Interior waterproofing is really water control. Water in your walls is drained and directed under the perimeter of the floor before it enters the room. This option is frequently called for when outside additions or structural elements make outside excavation impractical. It is also less expensive than exterior waterproofing. Sometimes interior water control is necessary to remove water which is trapped below the floor.
Water entering the basement is usually most evident at the joint along the bottom of the basement wall or along expansion joints. Water beneath the floor can also push concrete upwards as the soil below swells, cracking the floor and then flowing into the room. Interior floor cracks and open joints allow both water and radon gas to enter the home.
A sump pump is almost always installed to collect the water and pump it outside. If you ever have power outages it is a good idea to have a battery backup pump to ensure your basement won’t flood. This method of water remediation works well to keep the interior floor dry and is a good lower-cost option. Often a white plastic panel is installed over the wall to direct surface water into the floor, hide any wall damage or discoloration and dress up the walls with a maintenance-free bright surface.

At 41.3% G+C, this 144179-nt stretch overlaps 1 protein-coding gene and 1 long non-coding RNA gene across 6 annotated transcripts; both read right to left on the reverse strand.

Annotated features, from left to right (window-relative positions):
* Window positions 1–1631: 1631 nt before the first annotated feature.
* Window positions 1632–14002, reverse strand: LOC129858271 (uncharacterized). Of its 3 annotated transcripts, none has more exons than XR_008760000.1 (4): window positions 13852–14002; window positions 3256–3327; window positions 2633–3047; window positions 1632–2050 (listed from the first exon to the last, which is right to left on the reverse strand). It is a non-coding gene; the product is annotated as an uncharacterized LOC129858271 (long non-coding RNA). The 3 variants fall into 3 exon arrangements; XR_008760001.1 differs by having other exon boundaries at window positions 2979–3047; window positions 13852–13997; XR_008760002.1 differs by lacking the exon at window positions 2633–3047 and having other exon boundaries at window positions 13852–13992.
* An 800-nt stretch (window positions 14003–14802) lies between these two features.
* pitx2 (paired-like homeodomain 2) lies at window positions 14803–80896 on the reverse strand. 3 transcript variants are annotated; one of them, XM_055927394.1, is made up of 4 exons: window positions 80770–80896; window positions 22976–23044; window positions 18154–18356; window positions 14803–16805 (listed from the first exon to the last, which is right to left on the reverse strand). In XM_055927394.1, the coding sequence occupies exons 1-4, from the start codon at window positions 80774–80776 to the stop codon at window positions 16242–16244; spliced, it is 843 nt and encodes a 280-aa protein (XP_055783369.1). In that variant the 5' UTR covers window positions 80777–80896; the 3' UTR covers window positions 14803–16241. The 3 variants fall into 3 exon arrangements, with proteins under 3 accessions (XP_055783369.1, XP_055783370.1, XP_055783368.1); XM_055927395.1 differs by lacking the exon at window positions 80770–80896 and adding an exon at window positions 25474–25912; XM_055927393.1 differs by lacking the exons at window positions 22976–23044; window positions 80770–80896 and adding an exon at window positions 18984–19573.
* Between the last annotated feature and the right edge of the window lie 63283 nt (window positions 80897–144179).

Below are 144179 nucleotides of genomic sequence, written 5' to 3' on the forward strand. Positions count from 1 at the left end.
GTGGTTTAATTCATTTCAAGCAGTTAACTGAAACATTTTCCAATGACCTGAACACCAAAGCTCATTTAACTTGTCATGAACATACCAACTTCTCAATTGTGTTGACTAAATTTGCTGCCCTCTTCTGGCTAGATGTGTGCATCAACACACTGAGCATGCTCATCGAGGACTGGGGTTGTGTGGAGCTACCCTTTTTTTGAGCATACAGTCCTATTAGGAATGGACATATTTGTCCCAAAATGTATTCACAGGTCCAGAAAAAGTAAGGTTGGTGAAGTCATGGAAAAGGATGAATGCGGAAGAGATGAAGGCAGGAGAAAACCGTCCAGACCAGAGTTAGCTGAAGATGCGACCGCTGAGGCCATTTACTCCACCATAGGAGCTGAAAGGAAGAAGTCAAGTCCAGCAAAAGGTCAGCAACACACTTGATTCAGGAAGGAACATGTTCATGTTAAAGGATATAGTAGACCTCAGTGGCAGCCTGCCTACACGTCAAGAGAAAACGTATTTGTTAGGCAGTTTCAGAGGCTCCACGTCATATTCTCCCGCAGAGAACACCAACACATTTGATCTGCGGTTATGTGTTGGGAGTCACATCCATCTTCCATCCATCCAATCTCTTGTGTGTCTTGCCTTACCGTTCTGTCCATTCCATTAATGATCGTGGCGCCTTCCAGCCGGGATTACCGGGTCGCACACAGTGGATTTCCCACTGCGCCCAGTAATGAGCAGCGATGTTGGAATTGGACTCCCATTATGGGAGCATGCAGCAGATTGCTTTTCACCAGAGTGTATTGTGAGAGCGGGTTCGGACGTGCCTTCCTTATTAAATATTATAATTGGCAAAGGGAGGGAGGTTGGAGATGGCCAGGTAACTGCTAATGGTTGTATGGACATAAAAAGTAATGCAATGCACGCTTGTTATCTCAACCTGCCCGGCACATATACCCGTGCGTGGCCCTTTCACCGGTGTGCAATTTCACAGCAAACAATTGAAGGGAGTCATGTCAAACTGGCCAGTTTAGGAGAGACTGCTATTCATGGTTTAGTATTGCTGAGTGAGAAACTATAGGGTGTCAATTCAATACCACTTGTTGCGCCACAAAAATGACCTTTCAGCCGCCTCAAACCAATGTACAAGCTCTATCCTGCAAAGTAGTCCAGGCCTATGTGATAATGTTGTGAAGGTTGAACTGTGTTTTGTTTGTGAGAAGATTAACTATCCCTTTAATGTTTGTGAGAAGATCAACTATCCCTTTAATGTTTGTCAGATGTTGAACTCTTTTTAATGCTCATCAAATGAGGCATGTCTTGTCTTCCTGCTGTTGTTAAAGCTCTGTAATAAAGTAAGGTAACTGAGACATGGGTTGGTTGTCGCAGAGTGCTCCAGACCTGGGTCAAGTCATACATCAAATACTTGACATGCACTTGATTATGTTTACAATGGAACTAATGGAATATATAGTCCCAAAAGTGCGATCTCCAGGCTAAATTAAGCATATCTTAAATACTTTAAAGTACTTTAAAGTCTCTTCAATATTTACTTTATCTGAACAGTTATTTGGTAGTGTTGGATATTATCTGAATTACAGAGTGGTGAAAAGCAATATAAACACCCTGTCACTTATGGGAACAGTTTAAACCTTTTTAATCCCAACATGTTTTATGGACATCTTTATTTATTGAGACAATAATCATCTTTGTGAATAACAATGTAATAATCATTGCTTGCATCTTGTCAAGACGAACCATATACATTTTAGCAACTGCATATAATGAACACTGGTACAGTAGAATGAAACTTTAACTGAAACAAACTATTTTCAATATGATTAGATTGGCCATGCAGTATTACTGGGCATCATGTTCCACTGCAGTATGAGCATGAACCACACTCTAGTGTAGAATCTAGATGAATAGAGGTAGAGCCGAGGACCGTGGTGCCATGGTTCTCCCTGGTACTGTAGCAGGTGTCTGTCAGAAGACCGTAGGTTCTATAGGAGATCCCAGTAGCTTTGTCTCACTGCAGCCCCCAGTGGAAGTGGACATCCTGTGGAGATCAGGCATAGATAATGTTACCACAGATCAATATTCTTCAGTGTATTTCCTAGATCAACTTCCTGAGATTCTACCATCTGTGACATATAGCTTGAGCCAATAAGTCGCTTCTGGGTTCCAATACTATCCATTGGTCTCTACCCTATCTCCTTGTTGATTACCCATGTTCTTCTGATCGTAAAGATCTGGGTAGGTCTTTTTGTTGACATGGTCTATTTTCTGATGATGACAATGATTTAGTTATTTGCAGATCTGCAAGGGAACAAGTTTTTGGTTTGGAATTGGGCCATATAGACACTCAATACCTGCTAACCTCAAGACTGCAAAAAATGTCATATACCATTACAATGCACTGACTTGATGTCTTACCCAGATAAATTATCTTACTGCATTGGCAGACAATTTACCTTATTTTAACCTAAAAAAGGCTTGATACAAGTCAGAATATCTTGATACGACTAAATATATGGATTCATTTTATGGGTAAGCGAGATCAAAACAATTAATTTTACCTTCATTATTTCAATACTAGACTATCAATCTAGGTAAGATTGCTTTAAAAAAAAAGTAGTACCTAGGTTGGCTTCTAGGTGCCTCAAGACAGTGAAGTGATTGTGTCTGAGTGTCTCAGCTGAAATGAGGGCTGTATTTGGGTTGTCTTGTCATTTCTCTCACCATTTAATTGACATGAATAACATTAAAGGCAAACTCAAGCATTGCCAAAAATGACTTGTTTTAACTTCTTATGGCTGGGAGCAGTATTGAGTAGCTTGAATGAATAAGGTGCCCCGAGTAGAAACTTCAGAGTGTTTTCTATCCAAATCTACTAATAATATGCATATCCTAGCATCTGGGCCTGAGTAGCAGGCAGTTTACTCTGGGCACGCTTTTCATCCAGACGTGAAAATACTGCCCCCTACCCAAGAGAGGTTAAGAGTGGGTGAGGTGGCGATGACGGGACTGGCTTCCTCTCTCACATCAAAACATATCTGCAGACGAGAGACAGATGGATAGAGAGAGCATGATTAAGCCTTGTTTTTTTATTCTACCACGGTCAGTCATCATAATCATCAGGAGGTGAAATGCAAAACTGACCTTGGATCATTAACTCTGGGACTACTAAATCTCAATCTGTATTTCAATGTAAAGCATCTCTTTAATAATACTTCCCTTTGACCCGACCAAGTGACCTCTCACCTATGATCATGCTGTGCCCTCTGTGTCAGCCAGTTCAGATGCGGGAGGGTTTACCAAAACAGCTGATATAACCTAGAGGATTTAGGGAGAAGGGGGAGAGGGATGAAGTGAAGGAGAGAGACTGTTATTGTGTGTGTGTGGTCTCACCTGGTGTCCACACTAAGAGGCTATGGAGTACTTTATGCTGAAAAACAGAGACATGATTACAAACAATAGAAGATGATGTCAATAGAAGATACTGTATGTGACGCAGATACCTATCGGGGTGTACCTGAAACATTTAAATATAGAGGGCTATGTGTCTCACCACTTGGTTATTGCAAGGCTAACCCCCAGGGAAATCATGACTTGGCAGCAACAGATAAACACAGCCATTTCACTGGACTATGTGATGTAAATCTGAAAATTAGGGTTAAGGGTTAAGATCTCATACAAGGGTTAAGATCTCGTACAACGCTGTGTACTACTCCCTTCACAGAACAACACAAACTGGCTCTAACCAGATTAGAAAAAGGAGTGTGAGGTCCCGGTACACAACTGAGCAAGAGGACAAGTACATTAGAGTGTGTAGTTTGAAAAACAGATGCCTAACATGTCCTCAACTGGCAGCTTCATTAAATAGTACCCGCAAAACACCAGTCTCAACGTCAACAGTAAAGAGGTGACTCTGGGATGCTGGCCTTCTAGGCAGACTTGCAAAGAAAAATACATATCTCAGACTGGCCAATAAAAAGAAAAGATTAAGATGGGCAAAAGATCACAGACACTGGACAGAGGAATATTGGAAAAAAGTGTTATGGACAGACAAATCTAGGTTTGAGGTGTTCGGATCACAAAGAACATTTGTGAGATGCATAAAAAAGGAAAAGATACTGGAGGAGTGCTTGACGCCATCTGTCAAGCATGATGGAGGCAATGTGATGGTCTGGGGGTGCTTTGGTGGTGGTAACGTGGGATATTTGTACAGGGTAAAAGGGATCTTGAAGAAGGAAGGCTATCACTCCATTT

It will be necessary to clear an area of 5′ to 6′ from the walls before work can begin. The contractor will jackhammer and remove approximately 18” of the concrete floor along the entire length of the wall to be addressed. This area is then hand-excavated down to the bottom of the footing. The concrete and dirt are removed and hauled away. Small drain holes are drilled in the cores at the bottom of each block to drain the wall and relieve some of the outside pressure. Drain tile is installed along the inside wall trench against the footing. A thin white plastic panel called rigid sealer is placed in the trench to cover the small drilled drain holes. This plastic panel extends about 12” above the poured floor. Alternately, you can choose to cover the wall with a plastic panel that extends to the top. The drain tile is then buried in washed pea gravel. The entire length of the pipe is sloped to direct water into a buried sump pump located at the lowest point of the system, usually in a corner. An electric connection is made from the pump to the breaker panel. A heavy duty cast iron pump then takes the collected water and automatically pumps it outside through a drain pipe which is connected to the outside downspout. New concrete is troweled at the perimeter, which can be seen as a darker color in the photos below.